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Friday, June 8, 2012

Pass It Down, written by Leonard C. Marcus. Walker & Company, Thomas Allen & Son, 2007. $25.00 ages 8 and up

"Christopher remembers: I wouldn't eat Brussels sprouts for years because of a story he told me. I asked him: "What are they? They're so odd looking." He responded with a long, involved story about a war we had fought in the sixties with a race of very small aliens. Brussels sprouts were the aliens' leftover heads."

And he never ate them again!

In this entertaining and informative book the author introduces his audience to five families whose joy in life is to create the art that enhances the pages of many favorite picture books. In reading it, I came to know much more about those illustrators whose work I have admired through the years, and to feel my own joy at being in their company.

He begins with Donald Crews, Ann Jonas and their daughter Nina. Books by the parents were among my favorites as I began exploring the field of children's literature for my children and for my kids at school. They retain a permanent place on my bookshelves, despite much culling over the years and were often used as mentor texts for teaching and learning about reading and writing. I was excited to see Nina's first book One Hot Summer Day, 1995 having admired her parents' work over the years. Now, I  have added her beautifully photographed and designed books to my collection. Mr. Marcus includes family photos, illustrations from published works, and many personal observances of the journey taken by a child whose lifework mirrors that of her parents.

Following getting to know the Crews-Jonas clan, we meet the Hurds, the Myers, the Pinkneys  and the Rockwells. The children in these 'dynasties' did not start out thinking that picture book illustration was their vocation. Art was in their blood, that's true; but they studied various aspects of it before turning their attention to the family calling. I expect that their work brings them great joy.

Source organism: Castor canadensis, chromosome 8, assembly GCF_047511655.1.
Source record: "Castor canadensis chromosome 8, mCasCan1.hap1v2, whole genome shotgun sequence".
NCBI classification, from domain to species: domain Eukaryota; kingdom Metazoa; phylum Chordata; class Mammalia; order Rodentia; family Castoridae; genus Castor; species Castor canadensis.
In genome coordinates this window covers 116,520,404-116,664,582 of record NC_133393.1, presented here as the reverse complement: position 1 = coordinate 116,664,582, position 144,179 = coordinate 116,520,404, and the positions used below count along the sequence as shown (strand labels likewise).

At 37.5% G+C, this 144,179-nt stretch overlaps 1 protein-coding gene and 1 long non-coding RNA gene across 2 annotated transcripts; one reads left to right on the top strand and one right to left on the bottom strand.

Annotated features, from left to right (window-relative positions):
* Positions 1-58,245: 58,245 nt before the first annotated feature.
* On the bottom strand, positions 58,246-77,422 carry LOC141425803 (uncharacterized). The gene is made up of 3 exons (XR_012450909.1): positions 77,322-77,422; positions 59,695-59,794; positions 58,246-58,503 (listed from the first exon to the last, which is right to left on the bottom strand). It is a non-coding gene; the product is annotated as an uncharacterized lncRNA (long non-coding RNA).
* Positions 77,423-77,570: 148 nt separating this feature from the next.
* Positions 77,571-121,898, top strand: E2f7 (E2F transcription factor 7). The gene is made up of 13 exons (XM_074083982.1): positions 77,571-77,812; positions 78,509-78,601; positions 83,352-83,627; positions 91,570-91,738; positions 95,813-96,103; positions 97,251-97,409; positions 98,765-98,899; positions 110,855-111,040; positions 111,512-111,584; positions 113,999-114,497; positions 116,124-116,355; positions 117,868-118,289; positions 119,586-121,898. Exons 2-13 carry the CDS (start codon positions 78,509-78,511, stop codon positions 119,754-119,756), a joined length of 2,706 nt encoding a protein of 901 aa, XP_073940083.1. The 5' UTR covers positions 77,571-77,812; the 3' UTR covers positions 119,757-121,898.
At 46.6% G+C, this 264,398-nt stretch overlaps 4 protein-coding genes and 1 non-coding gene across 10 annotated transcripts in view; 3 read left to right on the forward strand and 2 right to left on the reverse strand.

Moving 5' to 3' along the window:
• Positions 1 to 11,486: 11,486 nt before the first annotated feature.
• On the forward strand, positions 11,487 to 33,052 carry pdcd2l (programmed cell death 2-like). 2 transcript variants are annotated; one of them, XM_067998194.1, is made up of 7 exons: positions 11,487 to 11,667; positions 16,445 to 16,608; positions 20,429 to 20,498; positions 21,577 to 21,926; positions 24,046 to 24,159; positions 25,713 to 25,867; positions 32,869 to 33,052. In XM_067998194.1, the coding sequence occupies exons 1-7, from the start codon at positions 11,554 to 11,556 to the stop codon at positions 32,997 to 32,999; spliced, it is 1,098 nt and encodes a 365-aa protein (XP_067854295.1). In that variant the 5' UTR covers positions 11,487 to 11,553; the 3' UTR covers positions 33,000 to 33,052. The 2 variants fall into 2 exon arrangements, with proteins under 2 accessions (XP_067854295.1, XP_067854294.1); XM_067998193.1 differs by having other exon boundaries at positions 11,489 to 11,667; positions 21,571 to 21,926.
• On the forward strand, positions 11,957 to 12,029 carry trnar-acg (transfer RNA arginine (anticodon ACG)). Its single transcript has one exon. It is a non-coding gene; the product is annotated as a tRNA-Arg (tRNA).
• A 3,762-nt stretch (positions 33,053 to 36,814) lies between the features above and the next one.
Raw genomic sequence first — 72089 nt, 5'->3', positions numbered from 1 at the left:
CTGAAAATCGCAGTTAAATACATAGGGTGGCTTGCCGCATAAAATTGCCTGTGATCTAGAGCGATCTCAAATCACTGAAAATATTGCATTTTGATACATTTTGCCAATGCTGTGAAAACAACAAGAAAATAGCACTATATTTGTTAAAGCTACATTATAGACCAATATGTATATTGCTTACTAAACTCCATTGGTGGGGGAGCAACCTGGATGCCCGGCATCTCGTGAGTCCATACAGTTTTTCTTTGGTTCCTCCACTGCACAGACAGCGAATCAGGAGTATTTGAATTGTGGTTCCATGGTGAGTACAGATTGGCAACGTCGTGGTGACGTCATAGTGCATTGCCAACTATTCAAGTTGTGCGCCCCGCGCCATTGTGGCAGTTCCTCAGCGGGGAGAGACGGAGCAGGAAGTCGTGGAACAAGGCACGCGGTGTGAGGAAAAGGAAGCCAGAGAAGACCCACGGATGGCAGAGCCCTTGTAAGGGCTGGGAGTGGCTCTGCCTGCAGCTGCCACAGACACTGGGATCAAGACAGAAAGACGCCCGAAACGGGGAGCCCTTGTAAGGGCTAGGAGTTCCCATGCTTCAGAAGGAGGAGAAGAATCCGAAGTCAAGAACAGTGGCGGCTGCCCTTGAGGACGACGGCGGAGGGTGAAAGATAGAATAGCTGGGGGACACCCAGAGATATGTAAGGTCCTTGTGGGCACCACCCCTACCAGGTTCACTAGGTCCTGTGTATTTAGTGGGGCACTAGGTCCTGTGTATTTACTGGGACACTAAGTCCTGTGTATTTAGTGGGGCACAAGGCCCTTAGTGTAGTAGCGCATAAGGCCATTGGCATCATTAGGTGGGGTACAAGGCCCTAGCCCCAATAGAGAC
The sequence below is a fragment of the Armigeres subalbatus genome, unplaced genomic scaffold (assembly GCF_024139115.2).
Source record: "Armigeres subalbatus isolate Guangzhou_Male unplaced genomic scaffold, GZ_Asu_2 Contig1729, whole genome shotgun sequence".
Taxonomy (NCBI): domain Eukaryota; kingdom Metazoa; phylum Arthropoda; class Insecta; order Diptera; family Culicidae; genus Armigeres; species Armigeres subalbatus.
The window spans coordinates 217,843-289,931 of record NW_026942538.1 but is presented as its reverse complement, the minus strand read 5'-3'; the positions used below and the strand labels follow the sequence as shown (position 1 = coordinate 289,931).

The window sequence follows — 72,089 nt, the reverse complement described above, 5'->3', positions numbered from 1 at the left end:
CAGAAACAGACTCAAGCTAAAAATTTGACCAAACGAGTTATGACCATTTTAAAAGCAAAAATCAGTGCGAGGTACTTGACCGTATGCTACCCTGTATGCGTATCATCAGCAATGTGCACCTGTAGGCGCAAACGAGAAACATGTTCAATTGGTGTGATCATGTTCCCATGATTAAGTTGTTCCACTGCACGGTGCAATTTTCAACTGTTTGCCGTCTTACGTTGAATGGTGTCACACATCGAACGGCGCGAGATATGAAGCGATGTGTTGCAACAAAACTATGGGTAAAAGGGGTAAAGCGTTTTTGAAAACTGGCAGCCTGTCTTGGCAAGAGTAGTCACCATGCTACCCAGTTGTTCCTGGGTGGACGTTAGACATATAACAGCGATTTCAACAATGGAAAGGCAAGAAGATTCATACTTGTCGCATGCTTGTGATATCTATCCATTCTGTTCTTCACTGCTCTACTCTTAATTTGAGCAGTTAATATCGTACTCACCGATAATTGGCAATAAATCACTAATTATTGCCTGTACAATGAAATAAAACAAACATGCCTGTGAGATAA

My brother and his wife, my husband and I all chose teaching. It was no surprise then that Erin  decided to get an education degree, and she loved teaching. A move west has not resulted in a job for her, but I know she was very much influenced by the happiness that a teaching career had for us. So, it is not unusual that the children of successful artists would find that same joy in working in the family's chosen field. We get a real sense of that in  these stories. In each case, the children were given free rein to establish their own careers; the influence of their parents' chosen work is evident.    
Leonard Marcus provides a thoughtful introduction:

"After World War II, millions of American soldiers returned home from the battlefield, married, and started families. Tired of war and eager to offer their children safer, happier lives, many of these new parents moved to the suburbs. They gave their children bicycles and other toys and made sure their youngsters got a good education. These same parents - and those who came after them in the 1950s and 1960s - also bought record numbers of books for their children. Because they did so, more artists and writers than ever were needed to create children's books."

Blessed are we to still be enjoying the fruits of their labors!

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